The distinctive feature of extragonadal germ cell tumor is its involvement of the midline structures which can be located anywhere from the pineal gland to the coccyx. The favored sites are mediastinum, retroperitoneum, and brain followed by the sacrococcygeal region and pineal gland. However, cases of mandibular and facial EGGCTs have also been reported, but rare. Among the extragonadal germ cell tumors (EGCTs), the primary anterior mediastinal GCTs are the most common ones and these tumors originate in the anterior mediastinum without primary involvement of the gonads.

Here, we report a rarer and perhaps the first case of EGGCT over manubrium sterni.


 > Case Report Top


A 40-year-old male with no known comorbidities presented to the surgery outpatient department with complaints of a large, slow growing, nontender mass over the upper aspect of the sternum of 2 years' duration. There was neither any history of trauma to the chest nor any history of respiratory complaints. On clinical evaluation, the respiratory parameters were within normal limits. The swelling was present over the manubrium part of the sternum, vertically extending for about 12 cm from the sternal notch to just above the level of nipple and horizontally extending for about 10 cm from the right midclavicular line to the left midclavicular line [Figure 1]a and [Figure 1]b. The mass was nontender and fixed to the sternum. Overlying skin appeared stretched without any pressure necrosis. The surface was uniformly smooth except over the left upper lateral portion of the swelling which was irregular and hard. The rest of the systemic examination and external genitalia were within normal limits.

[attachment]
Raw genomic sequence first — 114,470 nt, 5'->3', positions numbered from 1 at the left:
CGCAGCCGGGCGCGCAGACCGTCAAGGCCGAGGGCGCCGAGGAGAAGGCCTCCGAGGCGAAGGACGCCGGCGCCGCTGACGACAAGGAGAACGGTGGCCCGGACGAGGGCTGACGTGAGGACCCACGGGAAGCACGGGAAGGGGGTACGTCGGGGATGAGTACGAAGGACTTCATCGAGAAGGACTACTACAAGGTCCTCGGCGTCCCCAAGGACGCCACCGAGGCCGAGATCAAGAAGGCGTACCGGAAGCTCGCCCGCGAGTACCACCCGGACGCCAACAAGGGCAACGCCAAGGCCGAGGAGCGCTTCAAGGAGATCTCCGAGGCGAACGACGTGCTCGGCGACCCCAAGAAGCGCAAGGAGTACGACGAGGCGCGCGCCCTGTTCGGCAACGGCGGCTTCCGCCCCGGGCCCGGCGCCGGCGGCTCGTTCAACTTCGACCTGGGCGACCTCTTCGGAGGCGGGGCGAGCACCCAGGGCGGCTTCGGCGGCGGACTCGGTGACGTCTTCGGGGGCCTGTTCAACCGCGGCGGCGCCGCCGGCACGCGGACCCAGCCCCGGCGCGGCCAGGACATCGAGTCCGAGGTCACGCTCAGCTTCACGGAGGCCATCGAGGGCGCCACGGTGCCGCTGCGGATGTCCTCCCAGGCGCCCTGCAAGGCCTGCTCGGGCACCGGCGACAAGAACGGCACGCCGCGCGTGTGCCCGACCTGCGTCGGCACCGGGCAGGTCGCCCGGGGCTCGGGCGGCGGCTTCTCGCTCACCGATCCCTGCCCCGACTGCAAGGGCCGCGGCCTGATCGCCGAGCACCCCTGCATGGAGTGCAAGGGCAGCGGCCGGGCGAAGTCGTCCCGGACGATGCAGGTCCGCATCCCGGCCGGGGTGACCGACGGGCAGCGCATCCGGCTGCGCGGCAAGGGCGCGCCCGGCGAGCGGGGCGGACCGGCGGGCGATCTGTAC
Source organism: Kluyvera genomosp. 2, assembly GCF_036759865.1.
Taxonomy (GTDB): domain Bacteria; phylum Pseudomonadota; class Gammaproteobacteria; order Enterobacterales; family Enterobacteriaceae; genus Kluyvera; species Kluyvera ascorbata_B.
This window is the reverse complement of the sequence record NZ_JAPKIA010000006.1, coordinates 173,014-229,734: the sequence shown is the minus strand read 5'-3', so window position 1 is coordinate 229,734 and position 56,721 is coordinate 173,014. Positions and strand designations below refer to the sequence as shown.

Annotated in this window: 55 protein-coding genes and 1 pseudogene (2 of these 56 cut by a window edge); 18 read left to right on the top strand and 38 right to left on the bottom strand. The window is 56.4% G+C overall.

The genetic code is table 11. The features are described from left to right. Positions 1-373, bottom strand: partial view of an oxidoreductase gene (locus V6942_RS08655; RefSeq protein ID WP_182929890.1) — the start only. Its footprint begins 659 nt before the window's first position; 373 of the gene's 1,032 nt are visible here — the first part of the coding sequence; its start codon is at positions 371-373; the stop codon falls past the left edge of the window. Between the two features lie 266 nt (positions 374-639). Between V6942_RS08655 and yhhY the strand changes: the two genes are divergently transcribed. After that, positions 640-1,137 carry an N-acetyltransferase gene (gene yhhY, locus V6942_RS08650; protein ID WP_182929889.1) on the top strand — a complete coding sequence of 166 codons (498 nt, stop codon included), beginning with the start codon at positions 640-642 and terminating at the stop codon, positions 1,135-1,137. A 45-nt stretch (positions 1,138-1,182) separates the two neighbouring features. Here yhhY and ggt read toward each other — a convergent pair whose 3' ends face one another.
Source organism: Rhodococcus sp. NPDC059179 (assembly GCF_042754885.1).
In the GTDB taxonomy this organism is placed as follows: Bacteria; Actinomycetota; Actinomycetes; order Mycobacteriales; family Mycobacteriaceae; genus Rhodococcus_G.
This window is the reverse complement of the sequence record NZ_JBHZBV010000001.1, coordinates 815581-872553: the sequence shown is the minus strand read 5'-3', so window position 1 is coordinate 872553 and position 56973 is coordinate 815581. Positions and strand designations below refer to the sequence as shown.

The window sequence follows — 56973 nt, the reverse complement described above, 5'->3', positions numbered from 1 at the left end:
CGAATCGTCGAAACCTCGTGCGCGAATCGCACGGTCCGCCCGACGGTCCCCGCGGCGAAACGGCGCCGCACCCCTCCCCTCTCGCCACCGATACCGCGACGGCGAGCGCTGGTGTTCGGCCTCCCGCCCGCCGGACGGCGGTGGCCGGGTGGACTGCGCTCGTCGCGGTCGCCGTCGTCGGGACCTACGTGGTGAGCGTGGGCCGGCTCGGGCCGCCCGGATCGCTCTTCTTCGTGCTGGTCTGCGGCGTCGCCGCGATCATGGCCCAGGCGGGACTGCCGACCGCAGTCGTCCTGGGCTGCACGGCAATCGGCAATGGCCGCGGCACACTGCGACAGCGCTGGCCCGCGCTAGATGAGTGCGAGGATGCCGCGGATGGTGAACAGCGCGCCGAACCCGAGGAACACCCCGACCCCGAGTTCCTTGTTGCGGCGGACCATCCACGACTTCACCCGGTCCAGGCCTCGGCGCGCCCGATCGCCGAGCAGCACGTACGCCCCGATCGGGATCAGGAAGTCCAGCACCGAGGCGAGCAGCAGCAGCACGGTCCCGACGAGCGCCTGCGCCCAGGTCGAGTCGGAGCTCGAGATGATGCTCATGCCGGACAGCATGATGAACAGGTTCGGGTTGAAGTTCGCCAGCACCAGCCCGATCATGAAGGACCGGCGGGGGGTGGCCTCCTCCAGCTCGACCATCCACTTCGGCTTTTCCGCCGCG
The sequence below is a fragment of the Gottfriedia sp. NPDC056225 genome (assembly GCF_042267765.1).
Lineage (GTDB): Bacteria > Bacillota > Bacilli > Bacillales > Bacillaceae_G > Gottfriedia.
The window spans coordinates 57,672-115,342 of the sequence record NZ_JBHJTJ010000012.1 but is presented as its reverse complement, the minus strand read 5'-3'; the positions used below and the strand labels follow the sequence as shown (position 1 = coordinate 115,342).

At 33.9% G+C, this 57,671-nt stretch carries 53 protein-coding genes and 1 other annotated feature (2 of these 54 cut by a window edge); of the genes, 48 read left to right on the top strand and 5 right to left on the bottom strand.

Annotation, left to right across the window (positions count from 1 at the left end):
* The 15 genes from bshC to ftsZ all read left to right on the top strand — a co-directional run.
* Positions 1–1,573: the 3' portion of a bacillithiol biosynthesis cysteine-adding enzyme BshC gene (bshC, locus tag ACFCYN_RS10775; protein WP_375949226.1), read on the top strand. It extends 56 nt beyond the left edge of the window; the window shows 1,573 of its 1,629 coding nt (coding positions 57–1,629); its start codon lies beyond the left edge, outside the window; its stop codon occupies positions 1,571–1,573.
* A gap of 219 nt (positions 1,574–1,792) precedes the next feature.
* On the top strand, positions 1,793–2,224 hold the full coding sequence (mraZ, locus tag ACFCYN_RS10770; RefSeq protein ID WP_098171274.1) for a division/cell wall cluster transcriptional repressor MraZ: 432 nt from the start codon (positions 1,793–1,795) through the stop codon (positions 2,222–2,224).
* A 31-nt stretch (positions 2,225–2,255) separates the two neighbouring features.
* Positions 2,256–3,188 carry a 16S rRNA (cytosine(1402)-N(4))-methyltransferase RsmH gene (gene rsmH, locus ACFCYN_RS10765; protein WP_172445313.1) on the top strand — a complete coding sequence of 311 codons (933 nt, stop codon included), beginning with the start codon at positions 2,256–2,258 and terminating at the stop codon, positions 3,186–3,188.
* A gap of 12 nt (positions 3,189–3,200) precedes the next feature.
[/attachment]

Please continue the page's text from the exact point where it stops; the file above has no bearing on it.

Figure 1: (a) Case picture anterior aspect. (b) Case picture lateral aspect

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All relevant investigations were performed. The radiogram of the chest done was s/o hazy opacity in the right upper mediastinum [Figure 2]. On further evaluation with an HRCT of the thorax showed a lytic expansile lesion in the manubrium and upper body of the sternum which caused erosion and destruction of the anterior and posterior cortex of the sternum with contagious extension into adjacent soft tissue. Fine-needle aspiration cytology (FNAC) showed occasional leukocytes of polymorphs, lymphocytes, rare macrophages, sparse red blood cells, and granular thin material; few places show fragments of these cells with degenerated material; suggestive of the serous cystic lesion with chronic inflammation with no malignant cells seen (preoperatively FNAC could not diagnose seminoma). Ultrasonography (USG) of Inguino-Scrotal region revealed normal anatomy of testis and thereby gonadal primary tumor was ruled out. A normal USG of the abdomen and pelvis ruled out metastasis.
Figure 2: Preoperative X-ray showing hazy opacity in the right upper mediastinum

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With the clinical diagnosis of soft-tissue tumor over the sternum, the patient was planned for wide local excision of the lump. Intraoperatively, approximately 10 cm linear incision was taken over the swelling in the midline extending from 4 cm above the sternal notch. The mass was dissected and freed from the base and adjacent tissues. It was found to be firmly adherent to the sternum at its center, and hence a small chip of sternal bone was removed while dissection [Figure 3]. The mass was removed in toto. The primary closure of the wound was done.